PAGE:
King Victor Emmanuel and his Queen, the Duke and Duchess of Aosta and others of the royal household were active in rendering aid. The king placed the royal palace of Cappodimonti, situated above this city, at the disposal of the wounded refugees. Firemen and ambulance corps were sent from Rome to aid the sufferers.
The work of succor was hampered owing to delays to the rail-way service, which was interrupted by red-hot stones thrown to a height of 3,000 feet falling on the tracks.
Not for a century had Naples been so threatened nor its people thrown into such a state of panic. Men, women and children tramped about the streets, raving that their deity had forgotten them and that the end of the world was in sight.
Thousands of people flocked from the towns and farms on the slopes of the mountain and the problem of feeding and caring for the horde had grown serious. These people were left home-less by the streams of lava, which lapped up all their property in some cases within a half hour after the owners had fled.
Earthquake shocks which shattered windows and cracked the walls of buildings added to the terror and when a shock occurred the entire population rushed to the streets in terror, many persons crying, "The Madonna has forsaken us; the end of the world has come."
Vessels lying in the harbor rapidly put to sea with hundreds of the wealthy families, who chartered them outright, while many other ships left because of fear of tidal waves similar to those accompanying the terrific eruption of a century ago, which wrecked scores of vessels and drowned thousands of people here.
The atmosphere of the city became heavily charged with electricity, while breathing at times became almost impossible be-cause of the poisonous fumes and smoke. The detonations from the volcano resembled those of terrible explosions and the falling of the hot ashes made life indeed a burden for the Neapolitans.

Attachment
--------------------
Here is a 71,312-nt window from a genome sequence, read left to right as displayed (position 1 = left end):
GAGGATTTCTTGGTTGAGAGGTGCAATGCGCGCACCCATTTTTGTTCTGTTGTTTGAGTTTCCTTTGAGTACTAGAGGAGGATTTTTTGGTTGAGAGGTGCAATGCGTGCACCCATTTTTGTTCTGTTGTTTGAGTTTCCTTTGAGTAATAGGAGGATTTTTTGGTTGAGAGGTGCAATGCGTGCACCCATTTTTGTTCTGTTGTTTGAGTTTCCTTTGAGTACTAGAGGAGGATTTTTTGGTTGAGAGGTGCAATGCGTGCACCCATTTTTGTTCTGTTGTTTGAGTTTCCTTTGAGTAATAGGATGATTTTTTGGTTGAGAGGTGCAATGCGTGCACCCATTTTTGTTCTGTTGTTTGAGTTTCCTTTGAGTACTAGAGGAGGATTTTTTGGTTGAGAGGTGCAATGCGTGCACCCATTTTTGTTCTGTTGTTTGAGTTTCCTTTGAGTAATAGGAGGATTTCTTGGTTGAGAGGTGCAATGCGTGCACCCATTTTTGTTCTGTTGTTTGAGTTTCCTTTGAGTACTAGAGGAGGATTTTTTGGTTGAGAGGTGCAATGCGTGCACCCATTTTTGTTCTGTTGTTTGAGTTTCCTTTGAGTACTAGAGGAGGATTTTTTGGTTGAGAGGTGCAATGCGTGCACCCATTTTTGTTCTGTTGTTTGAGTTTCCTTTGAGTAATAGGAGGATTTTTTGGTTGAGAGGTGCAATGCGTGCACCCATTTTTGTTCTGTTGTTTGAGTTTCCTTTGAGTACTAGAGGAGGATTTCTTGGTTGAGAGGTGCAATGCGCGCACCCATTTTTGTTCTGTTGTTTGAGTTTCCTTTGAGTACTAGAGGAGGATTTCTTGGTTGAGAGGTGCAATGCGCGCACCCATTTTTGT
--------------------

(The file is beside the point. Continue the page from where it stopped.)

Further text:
The churches of the city were open during the days and nights and were crowded with panic-stricken people. Members of the clergy did their utmost to calm their fears, but the effects of their arguments went almost for naught when renewed earth-quake shocks were experienced.
While Mount Vesuvius continued active volumes of cinders and ashes emitted from the volcano fell upon the buildings and streets driving the inhabitants of the city into a condition bordering on frenzy. All night people roamed the streets praying and crying that they might be spared.
The collapse of the Mount Oliveto market, in which 200 or more persons were caught, many being crushed beyond recognition and the continuous rain of sand and ashes throughout the city sent terror to the heart of every Neapolitan.
This market covered a plat of ground 600 feet square. The scenes in the vicinity of the ruins were agonizing, relatives of the victims clamoring to be allowed to go to their dead or dying.
The people seemed demented. They surrounded the market, in many cases tearing their hair, cursing and screaming, "Oh, my husband is there !" or, "Bring out my child !" and endeavoring with their own hands to move heavy beams, from-beneath which the groans of the injured were issuing.
The cries for help were so heartrending that even rescuers were heard to sob aloud as they worked with feverish eagerness to save life or extract the bodies of the dead from the ruins.